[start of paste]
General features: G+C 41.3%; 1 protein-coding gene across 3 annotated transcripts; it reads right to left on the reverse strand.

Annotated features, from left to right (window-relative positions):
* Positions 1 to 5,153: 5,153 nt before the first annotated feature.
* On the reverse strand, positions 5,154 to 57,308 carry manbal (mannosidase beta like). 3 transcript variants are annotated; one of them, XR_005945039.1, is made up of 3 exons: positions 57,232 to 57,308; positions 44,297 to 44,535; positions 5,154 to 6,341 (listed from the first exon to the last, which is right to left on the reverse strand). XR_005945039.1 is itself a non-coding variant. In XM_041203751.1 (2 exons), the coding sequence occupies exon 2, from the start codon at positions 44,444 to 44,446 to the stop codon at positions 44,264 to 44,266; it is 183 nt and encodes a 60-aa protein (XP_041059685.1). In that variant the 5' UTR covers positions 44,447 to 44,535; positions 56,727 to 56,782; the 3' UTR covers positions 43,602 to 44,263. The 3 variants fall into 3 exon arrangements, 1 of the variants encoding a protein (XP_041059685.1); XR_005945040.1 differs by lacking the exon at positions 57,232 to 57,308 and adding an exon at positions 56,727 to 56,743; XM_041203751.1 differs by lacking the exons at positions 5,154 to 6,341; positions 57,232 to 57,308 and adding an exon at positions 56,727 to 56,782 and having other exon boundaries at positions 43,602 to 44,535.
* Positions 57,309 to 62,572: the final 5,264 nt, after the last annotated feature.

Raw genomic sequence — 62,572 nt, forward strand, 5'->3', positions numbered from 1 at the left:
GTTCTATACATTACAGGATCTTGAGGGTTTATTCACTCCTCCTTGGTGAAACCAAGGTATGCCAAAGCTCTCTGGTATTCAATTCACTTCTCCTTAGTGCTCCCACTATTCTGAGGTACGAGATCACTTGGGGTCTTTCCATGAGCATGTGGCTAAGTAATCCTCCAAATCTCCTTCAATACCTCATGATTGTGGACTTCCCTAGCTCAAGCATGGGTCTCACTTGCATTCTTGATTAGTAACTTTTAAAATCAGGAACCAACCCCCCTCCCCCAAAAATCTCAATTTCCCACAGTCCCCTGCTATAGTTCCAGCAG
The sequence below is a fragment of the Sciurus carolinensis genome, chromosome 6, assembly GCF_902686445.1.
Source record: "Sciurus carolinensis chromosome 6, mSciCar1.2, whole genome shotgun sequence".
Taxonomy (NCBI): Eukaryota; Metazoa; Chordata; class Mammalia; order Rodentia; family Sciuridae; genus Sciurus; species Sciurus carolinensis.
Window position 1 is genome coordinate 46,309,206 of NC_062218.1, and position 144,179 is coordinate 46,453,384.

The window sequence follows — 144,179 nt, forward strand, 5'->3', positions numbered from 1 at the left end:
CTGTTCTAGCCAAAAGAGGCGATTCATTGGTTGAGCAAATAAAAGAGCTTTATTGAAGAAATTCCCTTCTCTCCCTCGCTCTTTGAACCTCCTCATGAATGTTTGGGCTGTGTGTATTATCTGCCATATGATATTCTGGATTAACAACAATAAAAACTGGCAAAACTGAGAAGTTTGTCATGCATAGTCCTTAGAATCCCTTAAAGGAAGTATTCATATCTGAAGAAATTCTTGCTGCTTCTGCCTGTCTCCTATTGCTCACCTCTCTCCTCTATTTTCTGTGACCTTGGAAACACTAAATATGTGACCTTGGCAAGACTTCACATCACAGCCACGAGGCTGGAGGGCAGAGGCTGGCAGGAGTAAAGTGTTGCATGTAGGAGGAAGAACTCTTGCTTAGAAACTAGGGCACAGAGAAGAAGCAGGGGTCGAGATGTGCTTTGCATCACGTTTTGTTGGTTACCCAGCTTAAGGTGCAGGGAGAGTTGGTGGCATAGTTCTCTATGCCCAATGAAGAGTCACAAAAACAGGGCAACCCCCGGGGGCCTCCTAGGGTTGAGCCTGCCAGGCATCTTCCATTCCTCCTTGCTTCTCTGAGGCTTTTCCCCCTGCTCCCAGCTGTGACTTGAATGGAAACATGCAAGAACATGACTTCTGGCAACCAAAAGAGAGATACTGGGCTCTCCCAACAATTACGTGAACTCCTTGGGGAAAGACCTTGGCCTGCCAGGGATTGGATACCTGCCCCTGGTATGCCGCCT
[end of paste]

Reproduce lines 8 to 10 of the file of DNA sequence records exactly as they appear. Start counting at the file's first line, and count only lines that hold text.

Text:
The sequence below is a fragment of the Sciurus carolinensis genome, chromosome 6, assembly GCF_902686445.1.
Source record: "Sciurus carolinensis chromosome 6, mSciCar1.2, whole genome shotgun sequence".
Taxonomy (NCBI): Eukaryota; Metazoa; Chordata; class Mammalia; order Rodentia; family Sciuridae; genus Sciurus; species Sciurus carolinensis.